The Spun: The most popular question you said you get is: how did you get into this field? More specifically, your undergrad degree is in Econ. How did you decide to transition into getting a masters in journalism and working in this field? MS: When you get a job at ESPN, I think the final entry on the personal questionnaire should be: what will you tell people when they ask you how to get this gig? because that is the most popular question many of us get by a mile. Well that, and what is Bill Belichick really like? I feel so lucky to have landed at such a special place after such a circuitous, unconventional route to get here. I think I can say this because it's been so long but my first job offer out of school was from CIA - the Directorate of Intelligence, specifically - I was going to contribute to a daily intelligence briefing that would be disseminated to the White House. It was an interesting and potentially meaningful job - and given that my dad and grandfather had worked in public service, my family was proud, but I had my own reservations. I was still hoping to get into journalism. As I was filling out security clearance paperwork and looking for places to live near headquarters -- I got a call from Bloomberg News to intern that summer in New York. I thought, this is my shot. My dad did what was meaningful for him and worked for the federal government his whole life - but he on occasion talked about how "fun" it would've been to be a broadcaster. I decided then that maybe I could pursue media and if I wasn't any good at it, well, I still have a couple numbers in Langley. After the internship and a masters in journalism down the road-- I went back to working for Bloomberg, this time full time, and they asked me to cover sports when the Tiger Woods scandal broke. And then they started a terrific fantasy sports department run by my friend, Rob Shaw. Right place, right time -- I later went to the BCS championship, the Derby, the Super Bowl and it turned into a real deal beat for me. I was the first sports reporter at Bloomberg TV and sent my reel to ESPN a couple of years later. The Spun: Piggybacking off the last question: you taught English for a couple of years in France and Martinique. How did that opportunity arise and what was that experience like for you? MS: When I was in college, I took a bunch of French classes because.. I liked it. Yeah, I said it. And the French have it figured out -wine, vacation, cheese, I think it's actually illegal in parts of France to send an email after 6 pm or something. Did I mention the cheese? One of my French professors asked at the end of a class what I was going to do with my life after graduation and I said, "putting off my amazing career." Zing! He encouraged me to apply for a program run by the State Department that sent English speakers to France to teach um, English, in French schools. You wouldn't make a ton of money, but you weren't going into debt either. And you had 7 weeks of paid vacation for a 9 month school year. I didn't need to read the fine print. I went to France the first year (Here's a video I made from that time: -- then I liked it so much, I did it again and was assigned to Martinique which is like the Hawaii of France. It's 100% a part of the country, but with more beaches and delicious tropical fruit. The Spun: As a live reporter, you've covered pretty much every major sporting event there is, from Super Bowls to Kentucky Derby's and everything in between. What in particular stands out for you? Any events/moments? MS: Well, not sure if you guys heard by the Warriors did something earlier this year.. blowing... a ... 3-1 lead.. in the NBA Finals? It was pretty low-key, no one really wrote about it or covered it at length. Actually, it was the series before that that sticks with me. I was in Oakland when the Thunder blew their own 3-1 lead in the Western Conference Finals. And I remember how quickly Russell Westbrook and some other Thunder players left the court -- and how Kevin Durant kind of lingered, showing some love to his opponents and getting a standing ovation from the crowd. Everybody knew he was a free agent but at that moment, I wasn't thinking this is it for KD. Hindsight is 20/20 as they say. Two other things stand out for me as well. One was seeing Aaron Hernandez get arrested. I was outside his house when he did his perp walk - what a surreal sight. He looked defiant, yet ridiculous in shorts and dress shoes and handcuffs - never to walk on an NFL field ever again. The other was Bill Belichick's Mona Lisa Vito speech on PSI the week before the Super Bowl. The Patriots called an impromptu press conference about air pressure with BB. I have a sentence in my Deflategate notebook that says in all caps "A FOOTBALL IS A BLADDER."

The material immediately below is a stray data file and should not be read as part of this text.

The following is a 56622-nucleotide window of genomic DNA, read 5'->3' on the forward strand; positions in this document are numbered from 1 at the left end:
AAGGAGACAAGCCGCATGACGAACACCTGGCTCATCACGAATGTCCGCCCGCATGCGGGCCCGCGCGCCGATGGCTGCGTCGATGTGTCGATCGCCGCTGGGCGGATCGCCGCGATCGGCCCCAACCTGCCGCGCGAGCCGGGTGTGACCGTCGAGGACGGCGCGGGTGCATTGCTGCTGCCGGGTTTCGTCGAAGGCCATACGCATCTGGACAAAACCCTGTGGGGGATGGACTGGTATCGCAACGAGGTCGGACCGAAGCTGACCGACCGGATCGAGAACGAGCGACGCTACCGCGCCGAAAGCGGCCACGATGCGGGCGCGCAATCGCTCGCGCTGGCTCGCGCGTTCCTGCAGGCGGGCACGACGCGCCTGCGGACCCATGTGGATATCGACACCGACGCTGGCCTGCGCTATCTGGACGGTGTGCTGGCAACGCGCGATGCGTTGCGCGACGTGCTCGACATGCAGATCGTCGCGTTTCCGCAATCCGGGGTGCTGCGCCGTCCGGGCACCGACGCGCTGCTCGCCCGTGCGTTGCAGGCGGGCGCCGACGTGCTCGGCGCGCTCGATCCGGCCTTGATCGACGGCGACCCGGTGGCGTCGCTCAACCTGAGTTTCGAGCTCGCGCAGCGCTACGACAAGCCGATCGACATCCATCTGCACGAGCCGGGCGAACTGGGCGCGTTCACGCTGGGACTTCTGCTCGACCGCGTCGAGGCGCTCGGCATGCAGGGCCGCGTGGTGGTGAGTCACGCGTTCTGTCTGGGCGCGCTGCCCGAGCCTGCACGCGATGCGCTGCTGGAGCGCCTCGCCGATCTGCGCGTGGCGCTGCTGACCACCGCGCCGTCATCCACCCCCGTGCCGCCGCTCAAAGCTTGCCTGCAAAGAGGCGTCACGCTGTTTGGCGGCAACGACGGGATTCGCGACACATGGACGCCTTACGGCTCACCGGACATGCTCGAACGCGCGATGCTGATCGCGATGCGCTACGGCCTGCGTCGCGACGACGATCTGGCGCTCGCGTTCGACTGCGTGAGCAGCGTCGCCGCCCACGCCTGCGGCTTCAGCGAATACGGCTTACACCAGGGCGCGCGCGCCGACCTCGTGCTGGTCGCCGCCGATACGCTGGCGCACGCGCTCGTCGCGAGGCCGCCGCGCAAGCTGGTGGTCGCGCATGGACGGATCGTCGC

The Spun: You've worked in Boston and in NYC, and now back in Chicago. What are each of those markets like? What major similarities and differences have you seen?